Craig and Jeff Moore of Old Fourth Distillery. Photo credit: Sara Amis

Kay Hunter, a licensed clinical social worker who is part of ICM’s outreach team, intends to correct that information gap with a handout containing basic information: Wash your hands, stay six feet away from others, cover your cough. She points out that their clients don’t have access to radio, TV, or other media. “How can you keep yourself safe if you don’t know what’s going on?” she asked.

Abraham says that if given the right information he would help to inform others. “If I were in the government, I would come out here and consider how these folks make decisions,” he says, gesturing at others camped nearby. He added, “In the Bible, it says, ‘What you do unto the least of these, you do also unto me.’”

At Old Fourth Distillery, the Moores are finding themselves trying to solve problems they couldn’t have anticipated a couple of weeks ago. “Craig got a call this morning from the Riverdale public safety department looking for hand sanitizer for everyone, EMTs, fire, all of the first responders,” says Jeff Moore, referring to a suburb 10 miles south of Atlanta. “We’ve heard from a lot of churches, outreach groups, local community groups, everyone. Our goal here is to make this available to the population that’s the most susceptible to what’s going on. What we’re trying to prioritize is who’s getting this, who’s the most in need? It’s been tough because we just take all comers. That’s been a little bit of a challenge for us,” says Moore. Old Fourth has made about a hundred gallons so far, and given it all away.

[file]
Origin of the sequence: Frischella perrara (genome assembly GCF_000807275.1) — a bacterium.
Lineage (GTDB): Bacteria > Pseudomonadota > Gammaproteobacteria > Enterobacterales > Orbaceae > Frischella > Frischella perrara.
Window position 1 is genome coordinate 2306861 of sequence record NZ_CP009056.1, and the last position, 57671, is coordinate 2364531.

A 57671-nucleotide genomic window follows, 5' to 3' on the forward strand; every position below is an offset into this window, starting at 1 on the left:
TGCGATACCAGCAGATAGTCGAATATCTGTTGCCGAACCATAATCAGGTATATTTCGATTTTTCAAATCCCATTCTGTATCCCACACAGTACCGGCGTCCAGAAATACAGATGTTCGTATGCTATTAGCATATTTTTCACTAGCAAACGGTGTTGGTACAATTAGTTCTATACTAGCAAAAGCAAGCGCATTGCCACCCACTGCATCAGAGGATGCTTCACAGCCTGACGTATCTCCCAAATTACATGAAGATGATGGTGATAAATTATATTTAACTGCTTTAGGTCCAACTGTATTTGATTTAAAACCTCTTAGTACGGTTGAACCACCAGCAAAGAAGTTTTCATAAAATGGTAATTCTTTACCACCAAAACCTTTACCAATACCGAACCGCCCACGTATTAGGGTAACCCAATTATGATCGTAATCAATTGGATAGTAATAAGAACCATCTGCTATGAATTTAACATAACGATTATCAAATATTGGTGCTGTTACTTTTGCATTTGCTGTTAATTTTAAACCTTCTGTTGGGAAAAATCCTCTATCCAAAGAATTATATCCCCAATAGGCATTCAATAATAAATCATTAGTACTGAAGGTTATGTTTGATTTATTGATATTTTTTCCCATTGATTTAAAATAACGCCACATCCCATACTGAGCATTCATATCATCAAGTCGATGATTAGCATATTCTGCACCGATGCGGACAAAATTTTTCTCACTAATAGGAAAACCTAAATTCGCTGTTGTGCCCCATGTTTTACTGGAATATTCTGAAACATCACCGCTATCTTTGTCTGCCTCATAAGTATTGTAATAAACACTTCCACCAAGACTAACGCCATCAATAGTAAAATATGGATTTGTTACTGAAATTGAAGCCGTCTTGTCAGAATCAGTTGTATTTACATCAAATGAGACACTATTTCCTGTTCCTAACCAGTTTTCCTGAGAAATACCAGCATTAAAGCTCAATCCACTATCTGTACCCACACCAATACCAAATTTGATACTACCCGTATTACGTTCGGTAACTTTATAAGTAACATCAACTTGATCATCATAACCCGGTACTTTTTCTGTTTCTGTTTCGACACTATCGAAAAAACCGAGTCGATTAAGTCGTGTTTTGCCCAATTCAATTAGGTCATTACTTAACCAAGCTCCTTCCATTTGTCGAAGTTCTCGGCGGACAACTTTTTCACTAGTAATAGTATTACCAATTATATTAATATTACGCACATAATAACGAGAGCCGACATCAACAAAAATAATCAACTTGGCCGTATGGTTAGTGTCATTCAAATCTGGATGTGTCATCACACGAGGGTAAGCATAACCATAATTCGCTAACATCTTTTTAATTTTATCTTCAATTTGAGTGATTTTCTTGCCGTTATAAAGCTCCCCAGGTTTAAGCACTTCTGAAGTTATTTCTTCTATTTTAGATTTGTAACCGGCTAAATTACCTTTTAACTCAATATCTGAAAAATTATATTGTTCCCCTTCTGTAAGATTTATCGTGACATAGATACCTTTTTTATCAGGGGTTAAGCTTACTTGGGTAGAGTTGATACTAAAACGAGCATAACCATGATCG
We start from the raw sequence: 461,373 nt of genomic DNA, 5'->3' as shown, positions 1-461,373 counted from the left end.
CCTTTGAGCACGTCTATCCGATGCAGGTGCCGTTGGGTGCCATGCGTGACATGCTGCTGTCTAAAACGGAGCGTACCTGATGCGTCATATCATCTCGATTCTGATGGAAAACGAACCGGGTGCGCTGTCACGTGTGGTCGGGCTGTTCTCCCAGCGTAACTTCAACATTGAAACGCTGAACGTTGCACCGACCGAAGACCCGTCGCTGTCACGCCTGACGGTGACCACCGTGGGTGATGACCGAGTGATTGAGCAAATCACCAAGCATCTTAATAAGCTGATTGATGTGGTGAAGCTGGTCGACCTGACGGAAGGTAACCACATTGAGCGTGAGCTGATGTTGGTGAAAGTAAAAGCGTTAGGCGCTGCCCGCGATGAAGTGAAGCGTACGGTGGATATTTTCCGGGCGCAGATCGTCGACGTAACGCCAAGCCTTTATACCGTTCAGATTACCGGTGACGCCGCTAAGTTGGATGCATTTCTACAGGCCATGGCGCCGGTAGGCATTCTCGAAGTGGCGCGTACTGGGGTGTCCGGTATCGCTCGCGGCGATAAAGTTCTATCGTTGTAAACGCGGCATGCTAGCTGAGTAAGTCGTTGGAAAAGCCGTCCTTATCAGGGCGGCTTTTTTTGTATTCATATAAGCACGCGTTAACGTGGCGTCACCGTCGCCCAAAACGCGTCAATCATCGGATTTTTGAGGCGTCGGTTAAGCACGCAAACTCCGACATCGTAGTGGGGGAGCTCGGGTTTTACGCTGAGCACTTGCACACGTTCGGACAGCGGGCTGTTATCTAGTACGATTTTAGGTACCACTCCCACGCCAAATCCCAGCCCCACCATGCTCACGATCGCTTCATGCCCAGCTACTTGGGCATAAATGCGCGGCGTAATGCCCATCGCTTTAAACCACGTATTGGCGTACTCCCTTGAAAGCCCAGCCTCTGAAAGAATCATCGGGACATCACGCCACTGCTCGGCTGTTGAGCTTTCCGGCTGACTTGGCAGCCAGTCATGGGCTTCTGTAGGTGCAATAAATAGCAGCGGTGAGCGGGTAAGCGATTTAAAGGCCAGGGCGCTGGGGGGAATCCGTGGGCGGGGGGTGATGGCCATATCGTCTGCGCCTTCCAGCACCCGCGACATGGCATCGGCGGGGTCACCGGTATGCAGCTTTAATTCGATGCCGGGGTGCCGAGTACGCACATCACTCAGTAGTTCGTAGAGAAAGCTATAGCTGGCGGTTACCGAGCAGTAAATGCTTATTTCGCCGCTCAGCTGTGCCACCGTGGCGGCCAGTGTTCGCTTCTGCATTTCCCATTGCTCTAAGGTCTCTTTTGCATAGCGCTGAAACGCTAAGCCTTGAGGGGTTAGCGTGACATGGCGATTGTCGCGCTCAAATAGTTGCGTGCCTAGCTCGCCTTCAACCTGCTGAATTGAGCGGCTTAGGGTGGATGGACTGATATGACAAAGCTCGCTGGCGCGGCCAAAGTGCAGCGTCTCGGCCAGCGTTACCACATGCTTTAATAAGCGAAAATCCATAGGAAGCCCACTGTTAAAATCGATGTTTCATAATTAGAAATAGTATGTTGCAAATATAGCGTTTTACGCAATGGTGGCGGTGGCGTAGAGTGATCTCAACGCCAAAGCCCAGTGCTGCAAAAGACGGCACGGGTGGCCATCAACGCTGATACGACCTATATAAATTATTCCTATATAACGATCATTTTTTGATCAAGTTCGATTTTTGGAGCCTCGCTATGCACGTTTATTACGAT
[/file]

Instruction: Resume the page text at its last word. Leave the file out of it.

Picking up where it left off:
“It has cost us…whatever. Some money,” Moore says. He says the distillery is fine so far, but eventually manufacturing a product they are giving away will stop being sustainable. “We’re a business just like everybody else, and we’re suffering right now,” he added.

“We’re just trying to figure out how to bankroll this whole thing, because we didn’t imagine the response. We need to be able to fund this, if this is something the community needs,” says Moore.

Originally Old Fourth Distillery was giving hand sanitizer away to the general public, but are now focusing on supplying it to health care workers and first responders. Intown Collaborative Ministries is still on their list, but they also just received a request for 5,000 gallons from the Georgia Emergency Management Agency which will be able to pay for the order out of emergency funds. Moore says their situation is changing “by the hour” but seems optimistic that the problems of supply, funding, and allocation to those who need it most can all be solved: “This is going to be a big change for our business, but I guess we’re going to be manufacturing hand sanitizer for a while.”

In This Article: alcohol, coronavirus, covid-19